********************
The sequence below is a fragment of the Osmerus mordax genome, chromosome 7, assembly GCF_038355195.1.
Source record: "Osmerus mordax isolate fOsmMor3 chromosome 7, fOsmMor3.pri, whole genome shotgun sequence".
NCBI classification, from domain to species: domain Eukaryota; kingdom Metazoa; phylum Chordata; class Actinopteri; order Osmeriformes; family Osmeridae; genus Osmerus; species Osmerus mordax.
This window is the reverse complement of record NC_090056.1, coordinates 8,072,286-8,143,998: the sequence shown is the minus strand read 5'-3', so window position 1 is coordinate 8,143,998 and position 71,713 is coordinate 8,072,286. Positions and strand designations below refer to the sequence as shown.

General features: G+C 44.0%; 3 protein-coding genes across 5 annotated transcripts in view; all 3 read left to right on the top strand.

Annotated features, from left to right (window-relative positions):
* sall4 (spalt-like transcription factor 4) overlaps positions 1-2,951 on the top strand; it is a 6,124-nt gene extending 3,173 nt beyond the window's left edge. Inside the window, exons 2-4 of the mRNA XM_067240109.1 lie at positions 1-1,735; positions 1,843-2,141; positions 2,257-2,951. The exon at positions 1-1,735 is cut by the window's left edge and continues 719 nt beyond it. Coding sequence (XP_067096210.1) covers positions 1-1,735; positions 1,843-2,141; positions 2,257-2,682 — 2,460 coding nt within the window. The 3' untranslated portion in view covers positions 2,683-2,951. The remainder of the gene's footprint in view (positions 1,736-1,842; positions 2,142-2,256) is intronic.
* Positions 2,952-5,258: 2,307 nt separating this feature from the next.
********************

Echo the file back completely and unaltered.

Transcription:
The sequence below is a fragment of the Osmerus mordax genome, chromosome 7, assembly GCF_038355195.1.
Source record: "Osmerus mordax isolate fOsmMor3 chromosome 7, fOsmMor3.pri, whole genome shotgun sequence".
NCBI classification, from domain to species: domain Eukaryota; kingdom Metazoa; phylum Chordata; class Actinopteri; order Osmeriformes; family Osmeridae; genus Osmerus; species Osmerus mordax.
This window is the reverse complement of record NC_090056.1, coordinates 8,072,286-8,143,998: the sequence shown is the minus strand read 5'-3', so window position 1 is coordinate 8,143,998 and position 71,713 is coordinate 8,072,286. Positions and strand designations below refer to the sequence as shown.

General features: G+C 44.0%; 3 protein-coding genes across 5 annotated transcripts in view; all 3 read left to right on the top strand.

Annotated features, from left to right (window-relative positions):
* sall4 (spalt-like transcription factor 4) overlaps positions 1-2,951 on the top strand; it is a 6,124-nt gene extending 3,173 nt beyond the window's left edge. Inside the window, exons 2-4 of the mRNA XM_067240109.1 lie at positions 1-1,735; positions 1,843-2,141; positions 2,257-2,951. The exon at positions 1-1,735 is cut by the window's left edge and continues 719 nt beyond it. Coding sequence (XP_067096210.1) covers positions 1-1,735; positions 1,843-2,141; positions 2,257-2,682 — 2,460 coding nt within the window. The 3' untranslated portion in view covers positions 2,683-2,951. The remainder of the gene's footprint in view (positions 1,736-1,842; positions 2,142-2,256) is intronic.
* Positions 2,952-5,258: 2,307 nt separating this feature from the next.